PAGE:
Summary: God shatters dreams which leave us short of full joy even if fully satisfied.

Scripture Introduction

In literature, a tragedy ends with a negative or sad outcome, a comedy with a happy one. Macbeth is a tragedy; Much Ado About Nothing, a comedy. From a literary view, Ruth is a comedy – the characters pass through difficulty (even heartbreak) to end with joy and hope. The book begins and ends with tears – at first Naomi weeps from the pain of loss; the tears at the end flow from joy. The joy is real, and I think she would say, “Enough,” but the weeping that endured the night was harsh and painful.

Ruth touches our deepest feelings and exposes some of our most terrible doubts. Rather than provide simplistic or pat answers, however, the book forces us to ask harder and deeper questions. And in the end, there are some answers. We are exposed to what it means to live as fallen people in a fallen world who follow Jehovah God. We see the Almighty unfold redemptive history through the lives of people just like you and me. We may not understand what happens to us or around us, but we see that God does great things in the lives of ordinary people, and we know, by faith, “that for those who love God all things work together for good, for those who are called according to his purpose.” It’s like when people say, “It’s all good.” Yes, in the end, God makes it all good, but getting there sure hurts a lot.

The ESV Study Bible summarizes this book of the Bible by saying that it: “highlights how God’s people experience his sovereignty, wisdom, and covenant kindness. These often come disguised in hard circumstances and are mediated through the kindness of others.” Well said: sovereignty, wisdom, covenant kindness – disguised under hard circumstances. God does good, but it hurts; my how it hurts.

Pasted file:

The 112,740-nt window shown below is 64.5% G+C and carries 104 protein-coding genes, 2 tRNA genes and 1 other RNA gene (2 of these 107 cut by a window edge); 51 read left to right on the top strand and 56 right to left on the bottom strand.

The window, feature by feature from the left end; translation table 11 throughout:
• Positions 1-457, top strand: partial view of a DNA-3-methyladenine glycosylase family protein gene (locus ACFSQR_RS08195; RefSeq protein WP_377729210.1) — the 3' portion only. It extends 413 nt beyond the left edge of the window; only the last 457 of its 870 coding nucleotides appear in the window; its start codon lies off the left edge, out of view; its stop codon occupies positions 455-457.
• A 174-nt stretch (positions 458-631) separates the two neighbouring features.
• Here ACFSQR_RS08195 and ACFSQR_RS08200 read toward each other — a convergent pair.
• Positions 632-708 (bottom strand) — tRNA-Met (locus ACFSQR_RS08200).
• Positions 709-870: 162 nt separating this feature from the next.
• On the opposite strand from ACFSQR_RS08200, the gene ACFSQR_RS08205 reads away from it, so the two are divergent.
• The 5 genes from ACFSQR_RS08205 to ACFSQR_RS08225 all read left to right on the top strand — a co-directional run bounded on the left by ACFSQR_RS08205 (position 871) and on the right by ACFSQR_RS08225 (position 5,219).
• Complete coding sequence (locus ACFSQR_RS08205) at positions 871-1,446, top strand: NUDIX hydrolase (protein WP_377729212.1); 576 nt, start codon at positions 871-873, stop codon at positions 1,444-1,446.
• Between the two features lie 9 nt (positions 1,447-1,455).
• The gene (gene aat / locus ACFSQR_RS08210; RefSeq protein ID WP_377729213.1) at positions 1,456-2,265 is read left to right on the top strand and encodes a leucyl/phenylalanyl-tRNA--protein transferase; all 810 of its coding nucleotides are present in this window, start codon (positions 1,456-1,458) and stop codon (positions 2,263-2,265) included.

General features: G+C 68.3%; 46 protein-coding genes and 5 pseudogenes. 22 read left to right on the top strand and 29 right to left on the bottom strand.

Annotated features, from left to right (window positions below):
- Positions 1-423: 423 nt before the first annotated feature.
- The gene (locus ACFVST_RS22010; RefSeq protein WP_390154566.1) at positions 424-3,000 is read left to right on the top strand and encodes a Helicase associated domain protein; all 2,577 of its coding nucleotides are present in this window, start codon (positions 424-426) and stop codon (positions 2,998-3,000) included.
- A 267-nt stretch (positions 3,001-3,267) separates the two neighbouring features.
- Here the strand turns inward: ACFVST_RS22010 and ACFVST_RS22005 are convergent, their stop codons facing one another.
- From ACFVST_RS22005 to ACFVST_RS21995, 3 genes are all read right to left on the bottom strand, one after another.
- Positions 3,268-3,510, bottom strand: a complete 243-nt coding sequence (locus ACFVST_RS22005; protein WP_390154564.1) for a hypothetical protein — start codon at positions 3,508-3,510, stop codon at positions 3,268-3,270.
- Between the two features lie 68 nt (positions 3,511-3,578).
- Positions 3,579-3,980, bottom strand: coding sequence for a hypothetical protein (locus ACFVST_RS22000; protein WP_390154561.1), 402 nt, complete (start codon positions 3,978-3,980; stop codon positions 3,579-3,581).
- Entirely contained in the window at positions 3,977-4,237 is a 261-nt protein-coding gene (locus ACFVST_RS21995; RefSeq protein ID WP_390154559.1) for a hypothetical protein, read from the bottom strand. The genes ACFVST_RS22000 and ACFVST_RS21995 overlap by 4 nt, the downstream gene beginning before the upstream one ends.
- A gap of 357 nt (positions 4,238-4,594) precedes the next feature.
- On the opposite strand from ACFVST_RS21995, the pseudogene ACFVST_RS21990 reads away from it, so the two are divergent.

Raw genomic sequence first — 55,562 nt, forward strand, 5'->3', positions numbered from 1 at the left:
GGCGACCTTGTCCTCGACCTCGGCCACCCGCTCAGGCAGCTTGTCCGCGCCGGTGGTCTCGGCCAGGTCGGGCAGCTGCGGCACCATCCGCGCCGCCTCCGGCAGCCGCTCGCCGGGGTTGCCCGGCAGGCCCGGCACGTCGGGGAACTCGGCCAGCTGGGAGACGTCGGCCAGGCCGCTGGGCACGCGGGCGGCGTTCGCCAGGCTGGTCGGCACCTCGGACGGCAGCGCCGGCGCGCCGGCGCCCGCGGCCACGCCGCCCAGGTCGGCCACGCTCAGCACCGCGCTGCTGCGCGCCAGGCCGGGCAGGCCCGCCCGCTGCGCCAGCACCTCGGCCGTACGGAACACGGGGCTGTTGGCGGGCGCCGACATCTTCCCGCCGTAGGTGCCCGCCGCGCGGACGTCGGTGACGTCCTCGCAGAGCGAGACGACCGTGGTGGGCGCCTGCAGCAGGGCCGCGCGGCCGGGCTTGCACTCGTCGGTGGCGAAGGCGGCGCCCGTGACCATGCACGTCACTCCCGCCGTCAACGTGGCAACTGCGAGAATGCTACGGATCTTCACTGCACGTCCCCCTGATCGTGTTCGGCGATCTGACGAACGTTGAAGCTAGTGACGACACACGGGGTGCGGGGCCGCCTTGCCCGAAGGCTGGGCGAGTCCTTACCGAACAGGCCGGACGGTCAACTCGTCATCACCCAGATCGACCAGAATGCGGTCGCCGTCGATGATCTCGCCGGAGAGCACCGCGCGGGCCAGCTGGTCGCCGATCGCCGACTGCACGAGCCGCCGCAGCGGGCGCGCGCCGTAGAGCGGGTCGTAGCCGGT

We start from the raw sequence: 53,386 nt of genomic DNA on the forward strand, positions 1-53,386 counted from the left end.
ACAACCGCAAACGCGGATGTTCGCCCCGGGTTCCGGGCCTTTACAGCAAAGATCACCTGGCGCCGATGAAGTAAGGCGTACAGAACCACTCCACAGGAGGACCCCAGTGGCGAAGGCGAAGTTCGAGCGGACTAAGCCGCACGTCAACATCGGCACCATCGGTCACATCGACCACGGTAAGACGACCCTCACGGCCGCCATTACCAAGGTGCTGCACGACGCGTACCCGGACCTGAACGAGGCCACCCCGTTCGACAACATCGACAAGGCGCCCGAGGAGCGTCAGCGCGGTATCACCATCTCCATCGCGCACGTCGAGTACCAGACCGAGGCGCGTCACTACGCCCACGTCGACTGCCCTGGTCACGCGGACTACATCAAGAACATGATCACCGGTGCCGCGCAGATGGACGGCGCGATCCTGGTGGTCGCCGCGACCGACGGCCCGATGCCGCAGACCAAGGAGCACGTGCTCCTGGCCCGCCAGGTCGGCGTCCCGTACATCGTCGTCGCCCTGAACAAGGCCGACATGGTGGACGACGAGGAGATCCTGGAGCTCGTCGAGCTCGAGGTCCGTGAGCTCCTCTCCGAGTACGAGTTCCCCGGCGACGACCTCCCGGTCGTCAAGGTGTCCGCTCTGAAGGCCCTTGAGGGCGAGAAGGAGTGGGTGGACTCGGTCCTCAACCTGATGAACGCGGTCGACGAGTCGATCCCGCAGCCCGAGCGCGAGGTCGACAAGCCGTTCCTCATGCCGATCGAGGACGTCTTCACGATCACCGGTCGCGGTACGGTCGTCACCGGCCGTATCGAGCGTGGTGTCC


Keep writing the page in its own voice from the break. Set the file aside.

Part of what makes Ruth so powerful is its literary quality. One can tell a true story and not tell it very well. I can say, “Rebekah is excited that I am taking her to dinner at Orchids.” That is true. But it is truer to say, “Rebekah’s enthusiasm radiates out to bombard everyone when she squeals with delight while discussing dinner at Orchids. Clearly, this is no ordinary birthday celebration, but a culinary and relational delight of the highest order.”

Well-written stories help us experience the events, not simply intellectualize them. As such, they are truer truth than simple declarative statements. And in that, Ruth excels. One scholar calls it, “a prime example of the storyteller’s art…. He or she was a literary genius.” The German writer Johann Wolfgang von Goethe [guoh’ te] (you may know his work, Faust) called Ruth, “the loveliest, complete work on a small scale.” John MacArthur claims that “what Venus is to statuary and the Mona Lisa is to painting, Ruth is to literature.”

At the end of the first five verses we will not be at a warm and fuzzy place. Naomi stayed there for ten years; we will for one week. Rather than run too quickly through the hurt of God’s frowning providences, let us weep with Naomi and her shattered dreams.

[Read Ruth 1.1-5. Pray.]


It is a romantic drama, a comedy with four central characters.

First, a prostitute – unnamed, but well known.

Second, her son – wealthy, powerful, single. Is he a bachelor because his mother was a prostitute?

Character three is a foreigner, very young (twenties), yet already widowed, trying to survive while feeling desperately alone in a clannish culture. She speaks with an accent, looks different, and eats different food. The only person she knows is her mother-in-law, also a widow.

The mother-in-law is the fourth main character. She is too old to have children, maybe too old to remarry. When her husband and sons died, she was left alone, bereaved and abandoned, a foreigner in a strange country, with no friends, no family, no hope.

Four people, each rejected, each alone. Max Lucado calls them, “Four frazzled strings in the bottom of the knitting basket,” waiting to be tossed in the trash. But strangely, the owner does not discard them. He weaves them together into the redemption of the world. The son of the prostitute meets the young widow, alone in a strange country, and her mother-in-law urges her to make herself available. They marry. Now the bachelor has a wife, the widow a husband, the old mother-in-law a grandson, and in Bethlehem is born Obed, then Jesse, and David, and soon, in this “city of David, a Savior, who is Christ the Lord.” It’s definitely a comedy, for it concludes with the happiest of all endings, Immanuel, God with us.

But Naomi’s story does not begin there. It starts with loss, and hurt, and despair, with shattered dreams.

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